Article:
KEY BISCAYNE, Florida (AP) _ Serena Williams survived a dismal start and erased two championship points in the second set to beat top-ranked Justine Henin 0-6, 7-5, 6-3 and win the Sony Ericsson Open on Saturday.
The comeback was nothing new for Williams, who revived her career by winning the Australian Open in January for her eighth Grand Slam title. Once ranked No. 1, she fell to 140th last July because of long layoffs but will climb back to 11th on Monday.
Williams closed out the victory with a service winner, accepted gracious congratulations from Henin and then waved her index finger for the cheering crowd, intent on returning to the top.
The match was 39 minutes old before Williams won a game, and Henin was twice one point from the title serving at 5-4 in the second set. Williams saved both points, including one where her return clipped the net cord, keeping her in the match by perhaps an inch (two centimeters).
Henin slipped and took an awkward tumble during that game, skinning her left knee, and lost the next six points. She fell again trailing 3-0 in the final set and remained seated on the sunbaked concrete for nearly a minute, as if debating whether to concede.
The feisty Belgian rose and rallied for 3-all, before Williams began one final surge to earn her fourth Key Biscayne title.
Playing in only her seventh tournament in the past 18 months _ and her first since Melbourne _ Williams improved to 15-1 this year and 41-5 at Key Biscayne.
Two first-time Key Biscayne finalists will meet for the men's title on Sunday: 29-year-old Argentine qualifier Guillermo Canas and 19-year-old Serbian Novak Djokovic.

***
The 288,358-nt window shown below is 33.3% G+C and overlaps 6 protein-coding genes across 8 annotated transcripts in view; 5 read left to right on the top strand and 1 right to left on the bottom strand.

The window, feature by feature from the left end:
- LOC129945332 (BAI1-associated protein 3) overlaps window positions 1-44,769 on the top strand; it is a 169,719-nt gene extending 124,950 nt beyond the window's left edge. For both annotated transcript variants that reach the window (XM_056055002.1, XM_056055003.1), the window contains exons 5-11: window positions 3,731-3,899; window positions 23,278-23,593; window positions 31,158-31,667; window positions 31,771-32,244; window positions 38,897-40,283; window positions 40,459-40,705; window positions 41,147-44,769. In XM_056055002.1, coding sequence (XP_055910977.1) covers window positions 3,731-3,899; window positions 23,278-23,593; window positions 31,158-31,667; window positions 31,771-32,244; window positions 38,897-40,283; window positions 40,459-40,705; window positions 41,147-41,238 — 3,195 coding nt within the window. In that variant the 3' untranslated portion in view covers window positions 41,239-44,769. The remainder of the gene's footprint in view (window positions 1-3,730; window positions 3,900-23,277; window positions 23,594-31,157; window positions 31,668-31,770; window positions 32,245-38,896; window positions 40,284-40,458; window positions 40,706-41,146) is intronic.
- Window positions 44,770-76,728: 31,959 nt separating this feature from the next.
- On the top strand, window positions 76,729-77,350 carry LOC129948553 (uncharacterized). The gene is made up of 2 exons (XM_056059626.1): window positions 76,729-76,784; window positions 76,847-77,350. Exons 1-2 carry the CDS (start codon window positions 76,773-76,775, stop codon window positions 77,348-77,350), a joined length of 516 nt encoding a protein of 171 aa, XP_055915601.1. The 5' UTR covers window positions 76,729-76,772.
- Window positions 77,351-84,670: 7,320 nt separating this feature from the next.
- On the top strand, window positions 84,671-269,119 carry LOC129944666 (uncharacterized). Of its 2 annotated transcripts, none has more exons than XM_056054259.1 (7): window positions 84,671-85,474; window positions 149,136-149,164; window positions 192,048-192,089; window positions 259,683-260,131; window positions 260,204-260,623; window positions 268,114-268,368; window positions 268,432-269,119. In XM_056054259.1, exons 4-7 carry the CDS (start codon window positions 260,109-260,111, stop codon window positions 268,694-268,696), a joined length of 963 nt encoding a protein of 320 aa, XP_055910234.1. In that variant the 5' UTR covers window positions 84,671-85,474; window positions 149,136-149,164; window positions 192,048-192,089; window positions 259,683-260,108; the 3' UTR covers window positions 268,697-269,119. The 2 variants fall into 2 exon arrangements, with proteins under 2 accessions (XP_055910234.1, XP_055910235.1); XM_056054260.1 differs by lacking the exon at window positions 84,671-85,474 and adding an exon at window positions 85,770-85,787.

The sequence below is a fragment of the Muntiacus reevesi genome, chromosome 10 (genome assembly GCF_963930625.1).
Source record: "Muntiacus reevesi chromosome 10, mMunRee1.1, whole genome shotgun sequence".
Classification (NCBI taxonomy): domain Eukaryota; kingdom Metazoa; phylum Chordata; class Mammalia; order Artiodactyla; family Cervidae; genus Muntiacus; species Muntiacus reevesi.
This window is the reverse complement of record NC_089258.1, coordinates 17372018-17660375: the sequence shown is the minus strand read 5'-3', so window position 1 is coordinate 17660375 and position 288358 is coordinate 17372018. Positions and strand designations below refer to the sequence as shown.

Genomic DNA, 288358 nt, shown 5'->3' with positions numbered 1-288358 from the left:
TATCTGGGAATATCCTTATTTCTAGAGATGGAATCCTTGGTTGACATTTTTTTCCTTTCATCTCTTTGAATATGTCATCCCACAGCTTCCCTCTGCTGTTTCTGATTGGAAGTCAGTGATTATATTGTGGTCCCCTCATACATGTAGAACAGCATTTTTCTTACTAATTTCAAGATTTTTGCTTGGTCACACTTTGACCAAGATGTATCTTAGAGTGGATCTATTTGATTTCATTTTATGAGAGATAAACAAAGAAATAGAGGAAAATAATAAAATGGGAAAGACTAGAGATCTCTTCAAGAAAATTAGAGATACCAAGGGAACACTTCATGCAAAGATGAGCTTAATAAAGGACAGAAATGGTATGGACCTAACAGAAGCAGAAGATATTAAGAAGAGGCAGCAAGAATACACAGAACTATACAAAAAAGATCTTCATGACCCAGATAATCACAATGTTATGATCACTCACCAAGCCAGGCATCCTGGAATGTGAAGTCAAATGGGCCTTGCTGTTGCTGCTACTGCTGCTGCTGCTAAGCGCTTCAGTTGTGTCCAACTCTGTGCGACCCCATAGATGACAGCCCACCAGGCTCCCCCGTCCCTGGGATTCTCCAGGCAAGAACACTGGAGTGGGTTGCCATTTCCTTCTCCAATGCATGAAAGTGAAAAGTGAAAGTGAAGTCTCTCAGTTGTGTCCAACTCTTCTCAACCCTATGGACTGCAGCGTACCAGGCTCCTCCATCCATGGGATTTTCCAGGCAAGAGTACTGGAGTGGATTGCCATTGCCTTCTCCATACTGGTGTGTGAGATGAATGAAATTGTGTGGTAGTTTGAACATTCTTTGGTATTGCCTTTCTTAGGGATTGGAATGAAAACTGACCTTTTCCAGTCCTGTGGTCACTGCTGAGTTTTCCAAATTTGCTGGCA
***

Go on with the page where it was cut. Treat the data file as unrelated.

The Williams-Henin matchup was their first meeting in nearly four years, and the 2 1/2-hour revival of the rivalry produced plenty of drama.
Henin, a five-time Grand Slam champion playing in her first Key Biscayne final, used her vast array of shots to control the early rallies. Williams was off balance and struggled in vain to control the groundstrokes that overpowered top-seeded Maria Sharapova and others in previous matches.
Williams won only six points in her first four service games. She finally won a game by breaking for 1-all in the second set, then held for the first time in the next game.
The crowd was in Williams' corner and roaring as she began to rally. Her groundstrokes became steadier, and she started moving forward more aggressively.
Also contributing to the turnaround was some tentative play by Henin. She hit two double faults serving for the title at 5-4 in the second set, and another when she lost serve to fall behind 5-3 in the final set.
Williams trailed love-40 serving in the final game before she swept the last five points. She converted her first championship point, curling in a 77-mph (124-kph) kick serve that handcuffed Henin.
The serve skipped off the sideline and Williams hesitated, unsure whether the shot was good. She then dropped her racket and grinned sheepishly at her narrow escape and latest title, the 28th of her career.
Williams also won $533,350 (euro400,500). Henin settled for $266,675 (euro200,000).